About 50 percent of all counties in the US do not have a maternity care provider, i.e. an OB-GYN, Nurse-Midwife, or Family Physician qualified to provide care to childbearing women. The good news is the recent Improving Access to Maternity Care Act, a bipartisan bill that would require the Health Resources and Services Administration (HRSA) to identify regional shortages of maternity health professionals around the country. The bill would allow the National Health Service Corps, a unit of the Department of Health and Human Services created to address medical provider shortages in underserved areas, to place more OB-GYNs and certified nurse midwives in those areas. The bill goes next to the Senate and if passed there, it goes on to the President’s desk for signature.

The Affordable Care Act (ACA), commonly known as Obamacare, has enabled millions of previously uninsured persons to obtain health care coverage. Vulnerable populations have benefited greatly under health care reform. Many of us are wary about what the nation’s new political landscape portends for health care benefits, particularly for poor and hard-to-insure people. The ACA has enabled health insurance coverage to reach an all-time high in our country, with more than 90 percent of individuals in the U.S. covered, but it is under grave threat.

The Trump administration has already begun to repeal major provisions of the ACA. With Republican majorities in Congress, and a president uniting with them in opposition to the ACA, the path for repeal legislation to pass and be signed into law is wide open. This would be devastating to the 22 million Americans who have benefited from the law’s provisions, and to those who care for them. The ACA is not perfect - President Obama was the first to admit tweaking was necessary in several areas. But repealing major provisions without having a clear replacement plan ready for implementation is foolish and shortsighted.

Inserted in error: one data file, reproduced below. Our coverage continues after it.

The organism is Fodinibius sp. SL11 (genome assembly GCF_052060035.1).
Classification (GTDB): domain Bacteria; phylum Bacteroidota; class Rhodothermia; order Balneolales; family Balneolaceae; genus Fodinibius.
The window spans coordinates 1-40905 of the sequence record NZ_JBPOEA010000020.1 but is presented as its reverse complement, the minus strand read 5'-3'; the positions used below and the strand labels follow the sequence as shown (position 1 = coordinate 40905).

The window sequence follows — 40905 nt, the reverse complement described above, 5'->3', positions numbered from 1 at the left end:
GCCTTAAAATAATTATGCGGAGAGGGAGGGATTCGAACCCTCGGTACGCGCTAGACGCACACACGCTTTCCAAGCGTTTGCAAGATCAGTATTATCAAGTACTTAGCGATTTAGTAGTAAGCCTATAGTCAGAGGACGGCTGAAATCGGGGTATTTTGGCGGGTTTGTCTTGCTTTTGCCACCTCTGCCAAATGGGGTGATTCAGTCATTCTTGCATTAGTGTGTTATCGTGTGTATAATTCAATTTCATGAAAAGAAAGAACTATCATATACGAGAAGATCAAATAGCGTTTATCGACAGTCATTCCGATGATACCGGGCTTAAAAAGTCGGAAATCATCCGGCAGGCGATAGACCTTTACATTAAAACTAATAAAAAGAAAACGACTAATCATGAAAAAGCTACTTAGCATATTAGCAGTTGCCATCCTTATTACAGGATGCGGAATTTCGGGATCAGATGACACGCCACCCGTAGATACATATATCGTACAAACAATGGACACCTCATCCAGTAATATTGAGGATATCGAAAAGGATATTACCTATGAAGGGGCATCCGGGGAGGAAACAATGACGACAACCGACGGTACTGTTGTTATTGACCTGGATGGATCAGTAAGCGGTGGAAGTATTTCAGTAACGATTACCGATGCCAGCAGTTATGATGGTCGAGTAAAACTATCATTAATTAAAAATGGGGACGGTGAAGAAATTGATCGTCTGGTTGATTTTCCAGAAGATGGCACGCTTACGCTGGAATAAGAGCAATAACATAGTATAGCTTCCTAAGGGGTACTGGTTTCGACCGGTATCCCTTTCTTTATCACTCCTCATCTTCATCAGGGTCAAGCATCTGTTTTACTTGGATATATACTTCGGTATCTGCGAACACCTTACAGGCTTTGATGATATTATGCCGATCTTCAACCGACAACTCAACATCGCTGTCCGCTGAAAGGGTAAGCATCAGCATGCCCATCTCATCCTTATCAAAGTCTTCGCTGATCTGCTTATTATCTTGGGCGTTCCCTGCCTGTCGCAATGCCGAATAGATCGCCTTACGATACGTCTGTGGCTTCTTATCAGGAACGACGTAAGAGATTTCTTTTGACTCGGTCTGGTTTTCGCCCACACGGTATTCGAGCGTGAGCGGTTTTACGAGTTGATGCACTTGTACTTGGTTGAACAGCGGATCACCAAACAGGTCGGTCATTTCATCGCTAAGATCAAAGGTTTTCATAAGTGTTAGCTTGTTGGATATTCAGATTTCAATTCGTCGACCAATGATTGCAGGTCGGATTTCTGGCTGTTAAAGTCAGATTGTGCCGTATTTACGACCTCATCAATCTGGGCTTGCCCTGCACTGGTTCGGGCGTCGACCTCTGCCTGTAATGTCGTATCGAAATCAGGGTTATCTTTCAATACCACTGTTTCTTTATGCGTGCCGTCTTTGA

What saddens me most about what I’ve heard from the Trump administration about health care is the seemingly increased focus on American nationalism - the “make America great” and “America first” mentality - will likely lead to significant decreases in foreign aid to organizations providing care to vulnerable populations globally. We are not an isolated island, we do not stand alone, we are all interconnected, and we will be much less the country our foremothers and forefathers intended us to be if we turn our backs on the suffering people of our world.

April 11, 2016: International Day for Maternal Health and Rights

Pregnant teens wait to be seen at the Tan Ux’il adolecent clinic in Petén, Guatemala, a partner of Planned Parenthood Global. 


Did you know that Latin America is the only region in the world where births among girls under 15 years old is on the rise? And nearly 90% of pregnancies in girls under 14 years old are the result of rape. Forcing a girl to carry a pregnancy to term puts her at risk for severe physical and mental health complications, and even death. 

Access to safe and comprehensive maternal health care, including safe abortion, is a human right. That’s why Planned Parenthood Global is proud to join global health activists from around the world in recognizing today, April 11, as the International Day for Maternal Health and Rights. Today especially, the maternal health of some of the most marginalized communities around the world must be front and center. 

Learn more about Stolen Lives, a research project to document the physical and mental health effects of forced motherhood on girls 9-14 years old in Guatemala, Ecuador, Nicaragua, and Peru.

Photo by Andrea Bruce

Twin newborns in MSF’s hospital in Khost, Afghanistan. The postnatal period is the most dangerous time for mothers and babies: 75% of all neonatal deaths and more than 35% of maternal deaths occur during the first week after birth. Read stories from the field about the challenges to providing pre and postnatal care in Because Tomorrow Needs Her: http://bit.ly/1CDUh78

Midwives talk about the “three delays” that can kill a mother in labor or her baby.The first delay stems from an assumption or hope that they can deliver at home without skilled assistance, so they do not go to a properly resourced medical facility when complications arise. Read more in Because Tomorrow Needs Her: http://bit.ly/1CDUh78